As if the lack of underlying funds was not a big enough investment barrier, African CDM projects must further pole vault over the fact that Africa sits snugly in the highest risk bracket. “Most banks view investing in Africa as a no-go,” said Devan. The degree of risk in a CDM project is a substantial influence on the amount that the project’s carbon credits can be sold for. Carbon is sold at different prices depending on the project it is sold from – more established projects pose less risk and therefore obtain higher prices for their carbon credits.

More available risk capital is badly needed. There are a number of governments, notably Norway, who are investing much into African projects. The South African government is not in a financial position to do so. While the dti (Department of Trade and Industry) is positioned to assist in investment, Deputy Director: Environment at dti, Marba Visagie, told conference delegates that she was not sure if dti’s plans to help companies free up energy for South Africa will be enough of an incentive for investors. And although the dti can provide tax incentives for energy efficiency, the department has no such incentive for CDM projects. Instead, Visagie suggested that each industries pools arguments together and approaches the SA CDM Industry Association as a united front, because “government won’t listen to individual bodies”.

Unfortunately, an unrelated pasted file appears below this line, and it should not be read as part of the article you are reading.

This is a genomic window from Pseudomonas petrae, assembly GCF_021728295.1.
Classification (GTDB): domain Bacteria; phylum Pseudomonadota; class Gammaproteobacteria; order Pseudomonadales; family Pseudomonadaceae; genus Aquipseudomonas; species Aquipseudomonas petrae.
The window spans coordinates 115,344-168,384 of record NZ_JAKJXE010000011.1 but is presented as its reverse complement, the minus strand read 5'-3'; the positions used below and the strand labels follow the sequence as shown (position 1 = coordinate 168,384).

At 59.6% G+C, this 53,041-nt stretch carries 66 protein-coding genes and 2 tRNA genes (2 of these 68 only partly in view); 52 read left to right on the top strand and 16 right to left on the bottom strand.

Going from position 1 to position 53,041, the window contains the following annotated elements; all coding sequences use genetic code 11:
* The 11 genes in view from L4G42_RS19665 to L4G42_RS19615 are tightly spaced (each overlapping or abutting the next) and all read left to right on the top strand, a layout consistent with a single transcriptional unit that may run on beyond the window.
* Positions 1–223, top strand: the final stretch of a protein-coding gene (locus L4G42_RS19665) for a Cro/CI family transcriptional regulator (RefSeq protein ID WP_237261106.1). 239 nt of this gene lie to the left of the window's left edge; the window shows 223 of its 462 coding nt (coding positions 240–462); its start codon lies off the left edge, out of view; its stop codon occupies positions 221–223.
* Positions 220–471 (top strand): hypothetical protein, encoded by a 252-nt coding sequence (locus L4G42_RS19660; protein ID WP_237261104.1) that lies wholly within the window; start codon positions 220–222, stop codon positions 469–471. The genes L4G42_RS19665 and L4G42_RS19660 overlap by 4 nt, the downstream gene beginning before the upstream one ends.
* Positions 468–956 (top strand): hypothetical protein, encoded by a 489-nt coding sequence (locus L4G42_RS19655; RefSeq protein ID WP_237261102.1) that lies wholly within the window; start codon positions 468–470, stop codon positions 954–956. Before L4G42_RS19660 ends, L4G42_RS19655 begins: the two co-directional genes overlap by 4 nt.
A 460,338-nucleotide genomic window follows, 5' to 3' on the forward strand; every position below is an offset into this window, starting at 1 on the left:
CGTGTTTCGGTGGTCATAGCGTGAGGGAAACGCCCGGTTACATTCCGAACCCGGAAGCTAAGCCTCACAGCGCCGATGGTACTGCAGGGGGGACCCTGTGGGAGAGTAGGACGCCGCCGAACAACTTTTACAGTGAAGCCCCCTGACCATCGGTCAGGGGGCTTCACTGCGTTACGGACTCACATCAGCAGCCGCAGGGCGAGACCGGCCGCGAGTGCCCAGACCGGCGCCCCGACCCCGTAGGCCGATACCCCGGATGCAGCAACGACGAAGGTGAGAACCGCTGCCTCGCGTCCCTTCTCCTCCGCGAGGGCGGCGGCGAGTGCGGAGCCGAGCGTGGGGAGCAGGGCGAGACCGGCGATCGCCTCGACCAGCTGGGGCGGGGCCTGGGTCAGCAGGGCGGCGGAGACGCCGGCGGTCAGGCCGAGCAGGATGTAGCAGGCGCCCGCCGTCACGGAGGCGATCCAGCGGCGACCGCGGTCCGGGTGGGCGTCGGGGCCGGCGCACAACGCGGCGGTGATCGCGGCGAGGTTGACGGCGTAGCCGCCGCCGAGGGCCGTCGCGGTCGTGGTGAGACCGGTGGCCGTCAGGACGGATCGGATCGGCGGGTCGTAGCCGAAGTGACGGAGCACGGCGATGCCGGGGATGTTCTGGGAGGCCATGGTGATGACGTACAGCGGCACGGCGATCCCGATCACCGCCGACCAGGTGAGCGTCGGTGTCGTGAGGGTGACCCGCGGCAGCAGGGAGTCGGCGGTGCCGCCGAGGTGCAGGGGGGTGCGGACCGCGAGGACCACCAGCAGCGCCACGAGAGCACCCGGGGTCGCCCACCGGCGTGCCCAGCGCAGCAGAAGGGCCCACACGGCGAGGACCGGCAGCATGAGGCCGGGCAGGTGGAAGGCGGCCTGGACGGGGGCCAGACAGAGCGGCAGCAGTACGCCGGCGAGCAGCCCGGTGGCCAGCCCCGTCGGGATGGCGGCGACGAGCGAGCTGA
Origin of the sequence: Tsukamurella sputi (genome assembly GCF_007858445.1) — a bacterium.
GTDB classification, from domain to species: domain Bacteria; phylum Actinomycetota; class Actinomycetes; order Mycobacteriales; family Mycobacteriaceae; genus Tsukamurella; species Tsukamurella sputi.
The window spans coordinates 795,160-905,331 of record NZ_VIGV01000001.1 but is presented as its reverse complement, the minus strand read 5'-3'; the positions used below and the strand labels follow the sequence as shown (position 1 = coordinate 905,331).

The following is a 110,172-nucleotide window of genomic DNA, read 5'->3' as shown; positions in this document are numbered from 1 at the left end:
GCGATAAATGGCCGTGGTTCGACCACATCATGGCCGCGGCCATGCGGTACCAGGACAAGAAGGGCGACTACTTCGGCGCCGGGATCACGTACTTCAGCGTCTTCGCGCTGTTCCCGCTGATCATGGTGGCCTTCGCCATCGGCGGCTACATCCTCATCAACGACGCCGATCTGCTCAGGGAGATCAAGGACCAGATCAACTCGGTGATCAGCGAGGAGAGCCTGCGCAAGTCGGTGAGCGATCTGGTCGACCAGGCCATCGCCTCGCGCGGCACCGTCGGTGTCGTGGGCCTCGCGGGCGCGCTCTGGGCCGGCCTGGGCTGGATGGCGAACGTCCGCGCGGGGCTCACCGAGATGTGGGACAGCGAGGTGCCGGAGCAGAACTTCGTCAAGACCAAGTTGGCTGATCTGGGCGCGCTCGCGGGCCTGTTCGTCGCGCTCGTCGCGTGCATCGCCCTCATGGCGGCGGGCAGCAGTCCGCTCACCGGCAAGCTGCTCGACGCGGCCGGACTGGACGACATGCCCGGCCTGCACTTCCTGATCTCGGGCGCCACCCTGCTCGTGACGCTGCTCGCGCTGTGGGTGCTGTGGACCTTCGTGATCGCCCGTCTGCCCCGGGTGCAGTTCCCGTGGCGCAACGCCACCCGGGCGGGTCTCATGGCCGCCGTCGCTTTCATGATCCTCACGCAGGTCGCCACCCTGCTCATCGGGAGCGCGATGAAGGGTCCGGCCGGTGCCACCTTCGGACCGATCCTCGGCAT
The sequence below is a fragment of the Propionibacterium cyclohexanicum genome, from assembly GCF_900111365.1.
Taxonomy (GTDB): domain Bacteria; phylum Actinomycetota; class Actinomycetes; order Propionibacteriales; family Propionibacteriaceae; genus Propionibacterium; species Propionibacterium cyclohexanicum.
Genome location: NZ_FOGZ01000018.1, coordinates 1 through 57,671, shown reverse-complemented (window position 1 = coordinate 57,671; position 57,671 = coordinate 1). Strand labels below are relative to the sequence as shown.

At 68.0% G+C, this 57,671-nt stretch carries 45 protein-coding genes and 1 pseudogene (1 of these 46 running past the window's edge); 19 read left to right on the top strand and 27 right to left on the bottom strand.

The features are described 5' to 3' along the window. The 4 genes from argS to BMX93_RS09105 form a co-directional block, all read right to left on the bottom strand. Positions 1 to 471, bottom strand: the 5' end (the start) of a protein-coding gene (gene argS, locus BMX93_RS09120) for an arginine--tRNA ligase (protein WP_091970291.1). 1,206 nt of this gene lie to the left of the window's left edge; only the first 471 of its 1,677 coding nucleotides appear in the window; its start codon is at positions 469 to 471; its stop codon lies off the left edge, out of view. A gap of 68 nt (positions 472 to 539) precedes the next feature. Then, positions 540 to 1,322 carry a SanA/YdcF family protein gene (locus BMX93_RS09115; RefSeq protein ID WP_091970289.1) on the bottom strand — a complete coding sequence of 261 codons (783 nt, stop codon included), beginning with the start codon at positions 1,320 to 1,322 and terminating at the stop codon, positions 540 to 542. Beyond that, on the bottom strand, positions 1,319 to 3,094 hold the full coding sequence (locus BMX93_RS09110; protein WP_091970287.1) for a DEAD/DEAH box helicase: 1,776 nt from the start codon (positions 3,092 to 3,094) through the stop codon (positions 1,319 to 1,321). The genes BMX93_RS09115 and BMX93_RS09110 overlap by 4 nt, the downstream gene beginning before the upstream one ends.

While the national government appears unapproachable, Derek Morgan of ICLEI (an association of over 1100 local governments from 67 countries committed to sustainable development) urged companies to engage with local municipalities. As he explains, local municipalities own the bulk of infrastructure and have an active role in the supply of electricity, thus proving an important source of CDM projects. “Municipalities own and manage the key opportunities,” said Morgan. “Most municipalities have aimed to increase energy efficiency by 10% in response to the Eskom saga and this has yet to be realised as CDM projects.”

But once again, financing municipal CDM projects might prove tricky as local government laws inhibit the ‘ring fencing’ of funds for one specific purpose or project, as funds are instead distributed ad hoc to the municipal division most in need. This means that not all income from a CDM can be put back into the project as requested.

Simplify the rules already!

Even if you get the right finances and consultants, the stats are disappointing: While India, China and Brazil combined contribute 75% of the world’s CDM projects, Africa only contributes 3%. And while 900 projects are expected to be registered this year, Africa will only have 7 of these.